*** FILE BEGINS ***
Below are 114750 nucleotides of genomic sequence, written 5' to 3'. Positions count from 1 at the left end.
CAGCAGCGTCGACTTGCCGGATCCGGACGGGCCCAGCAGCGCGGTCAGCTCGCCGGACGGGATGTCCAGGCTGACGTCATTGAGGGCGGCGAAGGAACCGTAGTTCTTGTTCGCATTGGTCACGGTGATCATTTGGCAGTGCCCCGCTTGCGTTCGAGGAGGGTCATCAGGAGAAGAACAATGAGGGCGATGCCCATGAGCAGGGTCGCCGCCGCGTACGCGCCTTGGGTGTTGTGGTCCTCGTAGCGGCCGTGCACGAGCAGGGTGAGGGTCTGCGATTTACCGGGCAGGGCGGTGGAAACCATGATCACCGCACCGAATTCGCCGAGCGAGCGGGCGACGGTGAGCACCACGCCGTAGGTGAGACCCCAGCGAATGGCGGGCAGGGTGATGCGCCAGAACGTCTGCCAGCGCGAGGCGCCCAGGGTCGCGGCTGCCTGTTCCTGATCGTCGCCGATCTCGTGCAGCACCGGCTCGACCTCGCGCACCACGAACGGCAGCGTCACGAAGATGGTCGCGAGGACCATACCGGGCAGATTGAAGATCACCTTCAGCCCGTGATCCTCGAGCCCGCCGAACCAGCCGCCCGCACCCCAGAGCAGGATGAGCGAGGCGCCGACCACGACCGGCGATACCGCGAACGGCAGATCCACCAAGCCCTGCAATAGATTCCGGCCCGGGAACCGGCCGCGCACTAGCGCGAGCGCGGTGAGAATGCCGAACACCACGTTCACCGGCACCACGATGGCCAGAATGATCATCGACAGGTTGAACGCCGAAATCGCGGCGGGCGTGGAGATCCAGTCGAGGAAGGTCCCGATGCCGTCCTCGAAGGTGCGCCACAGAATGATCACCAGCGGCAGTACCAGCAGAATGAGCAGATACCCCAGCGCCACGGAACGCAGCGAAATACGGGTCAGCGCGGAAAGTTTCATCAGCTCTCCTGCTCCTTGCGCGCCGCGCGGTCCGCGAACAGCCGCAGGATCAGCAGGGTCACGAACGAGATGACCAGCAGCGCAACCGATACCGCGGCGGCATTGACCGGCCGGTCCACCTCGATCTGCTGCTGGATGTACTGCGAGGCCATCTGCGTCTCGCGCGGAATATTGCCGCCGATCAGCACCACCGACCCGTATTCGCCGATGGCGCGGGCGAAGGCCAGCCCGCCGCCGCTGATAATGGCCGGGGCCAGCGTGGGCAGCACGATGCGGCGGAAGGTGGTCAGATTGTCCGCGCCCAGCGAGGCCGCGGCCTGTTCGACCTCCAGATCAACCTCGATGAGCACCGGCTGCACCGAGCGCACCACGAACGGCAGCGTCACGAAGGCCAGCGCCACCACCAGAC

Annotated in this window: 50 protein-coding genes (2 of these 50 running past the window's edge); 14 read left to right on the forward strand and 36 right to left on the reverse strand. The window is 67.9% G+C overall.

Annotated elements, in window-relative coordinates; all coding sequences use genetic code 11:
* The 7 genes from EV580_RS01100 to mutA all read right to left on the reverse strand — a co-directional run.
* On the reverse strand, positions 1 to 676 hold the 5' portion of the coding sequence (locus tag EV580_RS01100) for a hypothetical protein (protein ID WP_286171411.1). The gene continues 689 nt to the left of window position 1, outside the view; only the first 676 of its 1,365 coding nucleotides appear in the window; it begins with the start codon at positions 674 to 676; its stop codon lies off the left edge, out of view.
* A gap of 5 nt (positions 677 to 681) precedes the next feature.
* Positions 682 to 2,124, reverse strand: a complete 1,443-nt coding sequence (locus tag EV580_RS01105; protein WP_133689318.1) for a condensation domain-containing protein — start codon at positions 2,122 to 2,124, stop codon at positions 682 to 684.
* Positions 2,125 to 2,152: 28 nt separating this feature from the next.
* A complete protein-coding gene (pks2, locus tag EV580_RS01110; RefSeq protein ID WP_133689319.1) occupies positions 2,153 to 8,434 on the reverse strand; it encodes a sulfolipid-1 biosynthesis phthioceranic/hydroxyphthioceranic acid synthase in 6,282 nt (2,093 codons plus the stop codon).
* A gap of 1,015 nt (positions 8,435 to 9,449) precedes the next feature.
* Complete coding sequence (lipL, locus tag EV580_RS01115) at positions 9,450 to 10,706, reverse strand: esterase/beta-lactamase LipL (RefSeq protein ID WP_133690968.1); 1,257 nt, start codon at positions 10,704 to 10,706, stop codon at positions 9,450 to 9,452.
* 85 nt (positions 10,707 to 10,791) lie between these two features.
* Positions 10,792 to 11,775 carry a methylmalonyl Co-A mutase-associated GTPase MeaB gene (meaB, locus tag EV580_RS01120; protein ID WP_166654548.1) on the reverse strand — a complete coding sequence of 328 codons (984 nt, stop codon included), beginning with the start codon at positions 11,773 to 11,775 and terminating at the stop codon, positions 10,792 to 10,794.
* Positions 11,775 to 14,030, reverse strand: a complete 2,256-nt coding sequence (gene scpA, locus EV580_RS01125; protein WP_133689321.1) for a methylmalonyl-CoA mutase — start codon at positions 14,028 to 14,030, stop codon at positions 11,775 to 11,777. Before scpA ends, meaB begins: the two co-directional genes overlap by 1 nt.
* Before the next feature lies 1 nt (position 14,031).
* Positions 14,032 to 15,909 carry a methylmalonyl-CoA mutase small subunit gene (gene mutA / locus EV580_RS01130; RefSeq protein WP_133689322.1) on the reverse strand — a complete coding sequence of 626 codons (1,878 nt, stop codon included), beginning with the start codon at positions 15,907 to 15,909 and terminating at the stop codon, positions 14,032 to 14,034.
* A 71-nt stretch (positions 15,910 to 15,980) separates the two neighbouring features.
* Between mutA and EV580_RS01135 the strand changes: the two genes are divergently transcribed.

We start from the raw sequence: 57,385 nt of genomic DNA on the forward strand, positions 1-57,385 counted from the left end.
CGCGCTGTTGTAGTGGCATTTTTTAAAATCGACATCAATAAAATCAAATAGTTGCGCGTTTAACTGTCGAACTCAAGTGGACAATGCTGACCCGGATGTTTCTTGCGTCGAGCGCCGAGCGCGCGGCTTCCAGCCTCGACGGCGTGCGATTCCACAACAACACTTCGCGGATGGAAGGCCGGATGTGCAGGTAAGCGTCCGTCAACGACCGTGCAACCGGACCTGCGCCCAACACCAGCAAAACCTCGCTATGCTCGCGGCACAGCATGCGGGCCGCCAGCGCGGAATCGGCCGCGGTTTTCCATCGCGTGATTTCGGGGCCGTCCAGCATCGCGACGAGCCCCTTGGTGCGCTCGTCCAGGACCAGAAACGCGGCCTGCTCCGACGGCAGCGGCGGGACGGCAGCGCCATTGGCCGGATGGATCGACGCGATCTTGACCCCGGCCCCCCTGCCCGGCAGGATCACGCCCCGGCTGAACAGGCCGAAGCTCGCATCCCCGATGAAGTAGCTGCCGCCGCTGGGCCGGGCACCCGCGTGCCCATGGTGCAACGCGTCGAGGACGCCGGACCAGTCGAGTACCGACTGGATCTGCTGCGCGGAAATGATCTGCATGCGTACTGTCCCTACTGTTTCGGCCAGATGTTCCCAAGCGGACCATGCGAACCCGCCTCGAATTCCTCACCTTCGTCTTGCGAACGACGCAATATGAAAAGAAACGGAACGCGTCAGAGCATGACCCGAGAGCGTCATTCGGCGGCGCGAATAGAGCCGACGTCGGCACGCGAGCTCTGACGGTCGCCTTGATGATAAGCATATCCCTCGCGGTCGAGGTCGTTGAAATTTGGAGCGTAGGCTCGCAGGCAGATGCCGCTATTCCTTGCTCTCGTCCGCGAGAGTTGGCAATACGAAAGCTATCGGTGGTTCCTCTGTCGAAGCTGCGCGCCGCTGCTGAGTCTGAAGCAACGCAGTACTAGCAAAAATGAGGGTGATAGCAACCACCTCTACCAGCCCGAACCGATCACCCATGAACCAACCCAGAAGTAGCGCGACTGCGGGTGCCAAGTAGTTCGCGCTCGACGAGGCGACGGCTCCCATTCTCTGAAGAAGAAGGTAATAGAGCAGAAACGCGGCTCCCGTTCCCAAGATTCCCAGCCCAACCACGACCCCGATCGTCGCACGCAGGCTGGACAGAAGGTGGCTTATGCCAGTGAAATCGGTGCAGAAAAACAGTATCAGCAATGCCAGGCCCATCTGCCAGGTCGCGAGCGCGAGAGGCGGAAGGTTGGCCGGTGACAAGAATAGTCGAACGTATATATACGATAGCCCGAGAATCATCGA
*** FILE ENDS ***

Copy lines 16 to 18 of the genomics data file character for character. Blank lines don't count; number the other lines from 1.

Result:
* Before the next feature lies 1 nt (position 14,031).
* Positions 14,032 to 15,909 carry a methylmalonyl-CoA mutase small subunit gene (gene mutA / locus EV580_RS01130; RefSeq protein WP_133689322.1) on the reverse strand — a complete coding sequence of 626 codons (1,878 nt, stop codon included), beginning with the start codon at positions 15,907 to 15,909 and terminating at the stop codon, positions 14,032 to 14,034.
* A 71-nt stretch (positions 15,910 to 15,980) separates the two neighbouring features.